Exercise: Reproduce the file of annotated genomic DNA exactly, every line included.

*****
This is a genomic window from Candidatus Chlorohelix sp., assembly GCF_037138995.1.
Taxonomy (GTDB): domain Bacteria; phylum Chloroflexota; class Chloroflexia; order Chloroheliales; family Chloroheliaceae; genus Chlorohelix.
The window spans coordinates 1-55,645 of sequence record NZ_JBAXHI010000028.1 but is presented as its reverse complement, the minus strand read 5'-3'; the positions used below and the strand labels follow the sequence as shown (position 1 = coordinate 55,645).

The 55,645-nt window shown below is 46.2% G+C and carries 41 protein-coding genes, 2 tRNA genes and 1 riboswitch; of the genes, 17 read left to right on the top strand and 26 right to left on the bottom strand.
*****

This is a genomic window from Candidatus Chlorohelix sp., assembly GCF_037138995.1.
Taxonomy (GTDB): domain Bacteria; phylum Chloroflexota; class Chloroflexia; order Chloroheliales; family Chloroheliaceae; genus Chlorohelix.
The window spans coordinates 1-55,645 of sequence record NZ_JBAXHI010000028.1 but is presented as its reverse complement, the minus strand read 5'-3'; the positions used below and the strand labels follow the sequence as shown (position 1 = coordinate 55,645).

The 55,645-nt window shown below is 46.2% G+C and carries 41 protein-coding genes, 2 tRNA genes and 1 riboswitch; of the genes, 17 read left to right on the top strand and 26 right to left on the bottom strand.